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T 7 finally reaches Sariska

T-7 male tiger, who had moved out of Ranthambhore & was roaming around Bharatpur for the last few months has finally been relocated to Sariska. Post this relocation Sariska’s tiger population has increased to 5. At present, there are 2 male tigers (including T 7) & three female tigers. T 7 henceforth would be called ST 6.

As per the report he was lured by the roar of a female tiger played on a loudspeaker by wildlife authorities, poor thing could not resist temptation came out in the open & got tranquillized.


Some good news for the poor fellow

There are three female tigers in Sariska, and none of them has cubs & the competitor i.e. another male tiger ST4 is hardly seen @ Sariska…. Go on mate make the most of it… hope you do not associate tranquilising with the roar of a female tiger any more……

Refer news item for more details:

A male tiger from Ranthambore National Park was relocated to the Sariska tiger reserve on Wednesday. The tiger, T-7, was staying in the Bharatpur bird sanctuary for the past three months.
T-7 is the second male tiger at Sariska and the fifth one in the reserve after the death of ST-1 last year. It will be rechristened ST-6.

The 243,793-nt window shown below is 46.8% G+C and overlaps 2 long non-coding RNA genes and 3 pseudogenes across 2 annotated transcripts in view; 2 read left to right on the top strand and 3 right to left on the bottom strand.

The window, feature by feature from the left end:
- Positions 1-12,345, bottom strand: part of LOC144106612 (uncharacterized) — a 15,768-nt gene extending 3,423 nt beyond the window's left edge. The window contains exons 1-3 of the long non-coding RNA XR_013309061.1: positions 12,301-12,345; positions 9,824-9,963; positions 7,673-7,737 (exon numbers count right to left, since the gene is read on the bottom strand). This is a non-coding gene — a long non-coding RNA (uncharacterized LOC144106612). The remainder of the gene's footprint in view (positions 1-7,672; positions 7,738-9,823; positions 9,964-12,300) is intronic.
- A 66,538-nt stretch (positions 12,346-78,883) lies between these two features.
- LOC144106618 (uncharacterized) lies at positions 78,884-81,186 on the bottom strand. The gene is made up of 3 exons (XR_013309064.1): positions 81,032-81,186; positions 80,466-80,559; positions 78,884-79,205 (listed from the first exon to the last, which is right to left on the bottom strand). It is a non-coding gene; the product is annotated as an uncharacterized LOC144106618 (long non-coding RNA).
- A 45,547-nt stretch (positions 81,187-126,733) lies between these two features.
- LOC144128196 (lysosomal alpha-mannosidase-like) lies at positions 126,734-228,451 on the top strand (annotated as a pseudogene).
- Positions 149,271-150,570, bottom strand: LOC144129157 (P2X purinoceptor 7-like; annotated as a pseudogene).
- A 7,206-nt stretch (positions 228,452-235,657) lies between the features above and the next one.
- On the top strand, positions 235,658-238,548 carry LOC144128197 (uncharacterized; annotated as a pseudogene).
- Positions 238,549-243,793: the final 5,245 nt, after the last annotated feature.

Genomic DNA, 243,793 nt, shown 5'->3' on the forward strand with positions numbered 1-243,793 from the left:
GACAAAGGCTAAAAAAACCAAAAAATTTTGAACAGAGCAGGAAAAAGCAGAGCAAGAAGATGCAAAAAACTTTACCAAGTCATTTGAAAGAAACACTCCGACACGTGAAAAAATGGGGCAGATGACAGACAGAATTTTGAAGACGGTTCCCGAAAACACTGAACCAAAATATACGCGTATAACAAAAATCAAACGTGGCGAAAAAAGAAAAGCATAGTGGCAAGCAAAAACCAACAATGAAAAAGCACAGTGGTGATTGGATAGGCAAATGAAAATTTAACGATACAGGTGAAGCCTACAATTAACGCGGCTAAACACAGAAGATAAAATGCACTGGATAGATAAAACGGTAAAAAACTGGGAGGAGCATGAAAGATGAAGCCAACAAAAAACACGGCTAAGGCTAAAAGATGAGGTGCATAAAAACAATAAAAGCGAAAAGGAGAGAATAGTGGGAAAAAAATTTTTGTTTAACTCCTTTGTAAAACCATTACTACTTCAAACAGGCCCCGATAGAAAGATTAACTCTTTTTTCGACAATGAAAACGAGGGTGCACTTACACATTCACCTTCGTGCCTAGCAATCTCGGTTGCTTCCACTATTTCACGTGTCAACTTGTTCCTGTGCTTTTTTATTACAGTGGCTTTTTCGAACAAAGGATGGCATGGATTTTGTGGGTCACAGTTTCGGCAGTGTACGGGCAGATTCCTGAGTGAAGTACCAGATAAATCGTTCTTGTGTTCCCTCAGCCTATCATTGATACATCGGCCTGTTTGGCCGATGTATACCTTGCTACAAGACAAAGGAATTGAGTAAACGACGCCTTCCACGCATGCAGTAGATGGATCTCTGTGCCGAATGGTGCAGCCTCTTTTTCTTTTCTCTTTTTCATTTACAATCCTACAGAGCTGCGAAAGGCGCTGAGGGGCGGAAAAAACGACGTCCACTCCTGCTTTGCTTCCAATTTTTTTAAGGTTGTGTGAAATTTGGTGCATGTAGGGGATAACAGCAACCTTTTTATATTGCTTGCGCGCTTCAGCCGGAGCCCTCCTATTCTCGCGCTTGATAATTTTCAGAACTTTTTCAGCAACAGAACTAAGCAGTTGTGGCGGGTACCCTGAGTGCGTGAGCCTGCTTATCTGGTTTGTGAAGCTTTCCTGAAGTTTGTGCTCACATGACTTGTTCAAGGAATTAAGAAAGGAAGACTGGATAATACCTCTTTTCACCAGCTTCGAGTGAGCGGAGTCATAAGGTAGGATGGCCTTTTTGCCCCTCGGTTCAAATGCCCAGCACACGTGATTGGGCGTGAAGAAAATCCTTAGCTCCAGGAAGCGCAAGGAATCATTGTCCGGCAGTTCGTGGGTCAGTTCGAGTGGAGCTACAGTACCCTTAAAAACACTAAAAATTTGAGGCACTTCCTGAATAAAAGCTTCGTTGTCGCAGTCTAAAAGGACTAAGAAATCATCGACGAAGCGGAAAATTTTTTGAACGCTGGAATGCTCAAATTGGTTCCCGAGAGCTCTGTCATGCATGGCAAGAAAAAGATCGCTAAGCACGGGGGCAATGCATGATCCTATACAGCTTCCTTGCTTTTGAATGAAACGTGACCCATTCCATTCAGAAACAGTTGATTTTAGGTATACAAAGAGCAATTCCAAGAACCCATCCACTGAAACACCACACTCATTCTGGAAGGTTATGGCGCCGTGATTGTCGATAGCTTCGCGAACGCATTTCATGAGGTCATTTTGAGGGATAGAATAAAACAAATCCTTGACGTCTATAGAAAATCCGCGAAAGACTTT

T-7 was tranquillised near Aghapur village of Keoladeo bird sanctuary in the evening by a team from Dehradun’s Wildlife Institute of
India (WII). They have been camping in the area for the past week.
For the first time, officials used an innovative method to lure the tiger out from the swamps in the bird sanctuary. “The roar of a tigress was recorded and played over a loudspeaker to bring the tiger to a vantage position for tranquillisation,” said
Ramlal Jat, Rajasthan Forest minister.

Otherwise, the relocation would have been difficult as the bird sanctuary is teeming with easy prey. So, tigers are not lured by baits. “On Tuesday night, the tiger made a kill. It returned to feed on the carcass around 3.30 pm on Wednesday. But the swamp and the undergrowth were a hindrance,” said an official.

After it was tranquilised, the tiger was put in a cage and sent by road. For T-7, it was a long journey to Sariska.
Last year, T-7 had attacked Ranthambore's assistant conservator of forests,
Daulat Singh Shaktawat, when he tried to tranquilise it near the periphery of the park. The tiger then strayed away from the area.


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